An article over on ZDNet talks about Joanna Rutkowska’s Black Hat presentation on her rootkit research and how rootkits may foil hardware memory retrieval for auditing. A memory-obfuscating rootkit will complicate research and may call into question forensic evidence, depending on the court case and what activity is alleged.
When a user is accused of performing a malicious or illegal (in law) action on a computer, one defense seen in the courtroom involves a computer under the influence of a virus or direct manipulation an outsider. Rootkits enable both scenarios by providing an interface permitting another actor to circumvent the security context of the OS, or indeed perform functions outside of the OS audit and data logging facilities. It can act under the guise of the legitimate user, or it can act in secret.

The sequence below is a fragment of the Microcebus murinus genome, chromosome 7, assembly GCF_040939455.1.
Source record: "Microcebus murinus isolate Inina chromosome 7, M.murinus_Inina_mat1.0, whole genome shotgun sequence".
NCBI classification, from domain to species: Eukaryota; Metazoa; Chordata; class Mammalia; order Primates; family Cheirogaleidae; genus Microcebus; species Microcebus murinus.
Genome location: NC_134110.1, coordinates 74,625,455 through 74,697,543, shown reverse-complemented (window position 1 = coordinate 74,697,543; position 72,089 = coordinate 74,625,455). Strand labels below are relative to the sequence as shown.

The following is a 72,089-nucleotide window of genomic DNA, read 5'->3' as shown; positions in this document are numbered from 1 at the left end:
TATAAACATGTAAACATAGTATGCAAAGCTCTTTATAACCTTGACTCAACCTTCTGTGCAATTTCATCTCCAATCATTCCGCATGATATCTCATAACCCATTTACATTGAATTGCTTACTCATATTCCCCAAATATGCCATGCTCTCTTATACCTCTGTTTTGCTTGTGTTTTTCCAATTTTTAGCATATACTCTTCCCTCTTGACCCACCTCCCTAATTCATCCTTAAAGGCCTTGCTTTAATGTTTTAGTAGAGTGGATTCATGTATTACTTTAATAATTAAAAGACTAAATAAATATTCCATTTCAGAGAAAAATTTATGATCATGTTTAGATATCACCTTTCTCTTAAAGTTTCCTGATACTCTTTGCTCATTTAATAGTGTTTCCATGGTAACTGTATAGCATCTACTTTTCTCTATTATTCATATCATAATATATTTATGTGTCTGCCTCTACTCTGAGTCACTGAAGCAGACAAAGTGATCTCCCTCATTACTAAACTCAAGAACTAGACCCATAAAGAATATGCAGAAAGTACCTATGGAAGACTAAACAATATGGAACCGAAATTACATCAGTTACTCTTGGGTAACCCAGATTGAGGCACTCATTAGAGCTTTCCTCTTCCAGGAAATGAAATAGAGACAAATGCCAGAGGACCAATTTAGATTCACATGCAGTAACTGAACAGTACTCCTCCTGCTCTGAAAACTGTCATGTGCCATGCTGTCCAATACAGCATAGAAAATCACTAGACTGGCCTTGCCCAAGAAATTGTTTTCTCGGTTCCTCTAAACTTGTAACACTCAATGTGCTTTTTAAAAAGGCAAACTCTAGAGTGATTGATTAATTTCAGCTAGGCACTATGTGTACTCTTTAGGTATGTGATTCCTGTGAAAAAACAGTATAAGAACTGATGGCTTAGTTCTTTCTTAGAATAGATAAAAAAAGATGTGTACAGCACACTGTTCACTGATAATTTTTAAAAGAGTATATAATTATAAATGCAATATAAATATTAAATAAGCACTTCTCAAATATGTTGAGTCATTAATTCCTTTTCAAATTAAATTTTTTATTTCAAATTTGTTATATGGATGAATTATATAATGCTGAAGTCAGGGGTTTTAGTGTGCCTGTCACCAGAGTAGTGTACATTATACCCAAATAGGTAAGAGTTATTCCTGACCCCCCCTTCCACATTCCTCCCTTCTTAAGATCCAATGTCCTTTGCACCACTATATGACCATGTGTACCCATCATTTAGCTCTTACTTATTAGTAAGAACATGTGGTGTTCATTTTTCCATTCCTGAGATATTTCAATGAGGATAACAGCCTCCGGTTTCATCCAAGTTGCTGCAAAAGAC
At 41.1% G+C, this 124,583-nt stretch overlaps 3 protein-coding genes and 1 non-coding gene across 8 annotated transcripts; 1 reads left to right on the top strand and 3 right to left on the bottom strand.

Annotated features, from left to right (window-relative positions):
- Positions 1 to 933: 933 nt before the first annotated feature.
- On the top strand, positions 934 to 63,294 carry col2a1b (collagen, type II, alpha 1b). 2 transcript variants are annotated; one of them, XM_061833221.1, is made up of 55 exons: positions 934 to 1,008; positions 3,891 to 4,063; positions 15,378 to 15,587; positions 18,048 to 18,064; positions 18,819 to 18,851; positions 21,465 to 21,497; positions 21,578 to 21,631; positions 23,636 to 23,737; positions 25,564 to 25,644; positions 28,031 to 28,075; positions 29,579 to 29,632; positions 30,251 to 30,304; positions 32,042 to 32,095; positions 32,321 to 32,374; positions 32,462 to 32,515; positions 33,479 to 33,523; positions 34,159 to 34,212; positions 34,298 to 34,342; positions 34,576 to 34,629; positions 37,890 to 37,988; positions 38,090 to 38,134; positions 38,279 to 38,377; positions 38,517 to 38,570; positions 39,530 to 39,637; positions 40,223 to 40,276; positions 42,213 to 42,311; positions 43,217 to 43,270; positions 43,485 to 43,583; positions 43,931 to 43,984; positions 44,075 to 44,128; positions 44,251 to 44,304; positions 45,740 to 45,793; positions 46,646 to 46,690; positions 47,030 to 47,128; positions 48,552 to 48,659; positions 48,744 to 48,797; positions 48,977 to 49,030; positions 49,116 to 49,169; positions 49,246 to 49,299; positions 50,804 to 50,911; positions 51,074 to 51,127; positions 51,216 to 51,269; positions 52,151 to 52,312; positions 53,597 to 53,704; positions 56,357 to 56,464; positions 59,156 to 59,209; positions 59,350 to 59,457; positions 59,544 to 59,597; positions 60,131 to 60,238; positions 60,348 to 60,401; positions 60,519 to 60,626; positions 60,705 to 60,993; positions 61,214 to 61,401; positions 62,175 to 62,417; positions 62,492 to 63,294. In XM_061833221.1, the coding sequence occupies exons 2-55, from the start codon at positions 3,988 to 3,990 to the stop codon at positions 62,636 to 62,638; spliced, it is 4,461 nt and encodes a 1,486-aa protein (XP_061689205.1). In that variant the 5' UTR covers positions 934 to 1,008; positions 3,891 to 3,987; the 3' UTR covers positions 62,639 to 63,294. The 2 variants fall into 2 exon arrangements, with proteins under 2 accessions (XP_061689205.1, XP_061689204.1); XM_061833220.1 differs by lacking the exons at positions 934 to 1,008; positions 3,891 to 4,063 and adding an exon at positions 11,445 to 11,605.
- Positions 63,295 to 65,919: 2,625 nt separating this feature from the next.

I won’t mention any specific instances, although a diligent reader can find them all over the web, but to a security researcher or forensic examiner the system RAM provides a good place to look for malicious activity, since the state of the machine at runtime is reflected in the RAM. New developments in exploiting peripheral processors and memories (such as the graphics processor and it’s firmware storage,) provide more places to look, but the rest of the world moves slowly and most examiners will still rely on a copy of the hard disks, a “live” software memory dump if possible, and if available, a hardware dump of the memory (to avoid interference by malware on the machine.)
Joanna’s research has shown that the memory may become unreliable using current retrieval methods. This is but one more step in the cat and mouse game of computer security, where the complex systems comprised of the work of many disjoint companies come together with many seams to poke through.
Check out the article here: http://blogs.zdnet.com/security/?p=109 including her presentation slides.
Great stuff, good to know, and Joanna’s work is impressive.